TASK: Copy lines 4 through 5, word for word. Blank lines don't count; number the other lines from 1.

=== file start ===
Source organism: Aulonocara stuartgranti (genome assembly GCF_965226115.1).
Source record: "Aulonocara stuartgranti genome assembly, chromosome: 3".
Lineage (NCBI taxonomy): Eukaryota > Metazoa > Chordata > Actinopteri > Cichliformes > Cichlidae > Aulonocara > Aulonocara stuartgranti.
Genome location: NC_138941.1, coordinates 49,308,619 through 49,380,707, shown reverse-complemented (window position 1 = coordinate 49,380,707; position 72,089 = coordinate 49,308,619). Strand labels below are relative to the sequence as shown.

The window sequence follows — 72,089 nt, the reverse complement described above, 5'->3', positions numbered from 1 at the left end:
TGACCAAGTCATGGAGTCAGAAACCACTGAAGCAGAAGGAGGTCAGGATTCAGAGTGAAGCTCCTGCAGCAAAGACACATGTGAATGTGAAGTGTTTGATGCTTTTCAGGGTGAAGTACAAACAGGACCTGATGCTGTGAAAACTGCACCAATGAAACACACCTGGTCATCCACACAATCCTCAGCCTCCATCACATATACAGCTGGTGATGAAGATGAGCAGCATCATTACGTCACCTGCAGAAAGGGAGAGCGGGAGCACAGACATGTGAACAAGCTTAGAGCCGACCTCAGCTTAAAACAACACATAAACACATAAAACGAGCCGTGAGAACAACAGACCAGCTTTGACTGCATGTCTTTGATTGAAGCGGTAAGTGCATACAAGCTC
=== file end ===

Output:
Genome location: NC_138941.1, coordinates 49,308,619 through 49,380,707, shown reverse-complemented (window position 1 = coordinate 49,380,707; position 72,089 = coordinate 49,308,619). Strand labels below are relative to the sequence as shown.

The window sequence follows — 72,089 nt, the reverse complement described above, 5'->3', positions numbered from 1 at the left end: